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Yep, the Yammer article is just opinion. It may or may not match your experiences/beliefs :) Check the Spanner paper for slightly more data (but its still pretty informal) from Google. They don't talk about other systems, but they explain why Spanner has such high availability. It would be interesting to see an empirical study comparing availability but I'm not holding my breath because doing that fairly and realistically would be challenging.

I'm not sure about the claim about CP systems, but I probably have a different opinion on "common" CP systems (etcd, consul, Spanner-likes, which do offer consistency in the sense of ACID.) But it's definitely worth considering things weaker than that - e.g. Azure Blob Storage and Google Cloud Storage (S3-likes) offer strong consistency but no cross-key transactions. These databases are very applicable but weaker than Spanner-likes like the one from TFA.

Agreed that AP vs. CP isn't a good way to describe databases :)




Note that this mostly just an opinion piece is also very guilty of attempting to poison the well.

"AP systems are not 100% available in practice"

Nothing is 100% available, it is like absolute zero, you can get close but never reach it.

I am not sure if the intent on this was to justify the uptime problems that yammer had this year, or if it was to just self justify engineering choices.

The real flaw is ignoring the horses for courses reality of systems needs. Automated Teller Machine's transactions are not strongly consistent, yet we manage to get by.

Spanner is a "shared nothing" architecture which has advantages availability and recoverablity. But you do pay a price for the high level of consistency.

Each write is mediated by a leader, and has to be committed on at least 2 of the three regional nodes which does have a cost.

Yammer (and I guess rayokota) chose to use PostgreSQL which is not a horrible choice for a traditional RDBMS these days, but we all know the pain of a master node failover, re-sync etc.. And with most streaming replication methods there will be a serious issue with the nodes that may have been on a partition with the original master and the fail-over node that is promoted.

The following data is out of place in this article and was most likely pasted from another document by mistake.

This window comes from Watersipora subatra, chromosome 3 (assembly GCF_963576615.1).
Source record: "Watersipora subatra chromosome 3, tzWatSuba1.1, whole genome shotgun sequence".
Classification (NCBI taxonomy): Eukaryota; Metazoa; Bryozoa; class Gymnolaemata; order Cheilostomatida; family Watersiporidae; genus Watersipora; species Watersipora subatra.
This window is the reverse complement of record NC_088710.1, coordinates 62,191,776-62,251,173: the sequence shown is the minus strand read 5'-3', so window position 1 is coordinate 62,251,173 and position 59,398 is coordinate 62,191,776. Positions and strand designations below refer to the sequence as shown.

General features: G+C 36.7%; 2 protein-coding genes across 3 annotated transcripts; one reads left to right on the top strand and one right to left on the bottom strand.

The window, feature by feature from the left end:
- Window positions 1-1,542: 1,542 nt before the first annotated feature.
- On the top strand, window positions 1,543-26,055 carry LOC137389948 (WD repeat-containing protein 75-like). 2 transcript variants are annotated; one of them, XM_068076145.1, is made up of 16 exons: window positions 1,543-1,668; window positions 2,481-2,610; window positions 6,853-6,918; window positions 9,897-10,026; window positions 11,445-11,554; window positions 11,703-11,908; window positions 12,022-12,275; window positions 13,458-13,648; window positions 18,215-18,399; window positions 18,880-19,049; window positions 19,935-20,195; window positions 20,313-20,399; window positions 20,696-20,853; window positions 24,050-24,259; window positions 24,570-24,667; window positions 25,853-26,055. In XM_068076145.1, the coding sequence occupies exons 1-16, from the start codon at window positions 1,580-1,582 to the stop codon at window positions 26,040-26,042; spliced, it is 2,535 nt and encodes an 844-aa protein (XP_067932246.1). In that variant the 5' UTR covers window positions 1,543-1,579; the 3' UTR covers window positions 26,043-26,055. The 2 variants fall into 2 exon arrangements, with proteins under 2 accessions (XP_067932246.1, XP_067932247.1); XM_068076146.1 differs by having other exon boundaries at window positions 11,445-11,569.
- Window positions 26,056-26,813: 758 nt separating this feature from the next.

Distributed systems are hard, but I am having a hard time really finding much value in this post outside of a fairly opaque opinion that there is no perfect product for all needs, which will always be true.

But as for why I chose to respond to your comment jacobparker. The thing to remember about strong consistency is that locks, two stage commits, single mediators etc...they will all limit the theoretical speedup in latency you can have by adding resources.

While not perfect this means that you should engineer with Amdahl's law and hope for Gustafson's law.

As a practical example on how this becomes an issue with scaling consider the following article about the limitations of single disk queues in the linux kernel on systems with multiple CPUs

kernel.dk/blk-mq.pdf

Note the extreme falloff on Figure 4.

This doesn't mean that you can't start out with a simple strong consistency model, but if you don't at least try to avoid the need for ACID type transactions it will be very hard to scale later. Worse most teams I have been on try to implement complex and fragile sharding schemes which in effect replicate a BASE style datastore. If we think managing distributed systems are hard, writing them is much more difficult.

But really there are no universal truths in this area, and all decisions should be made on use case and not by selecting the product before defining the need (which is our most common method it seems)




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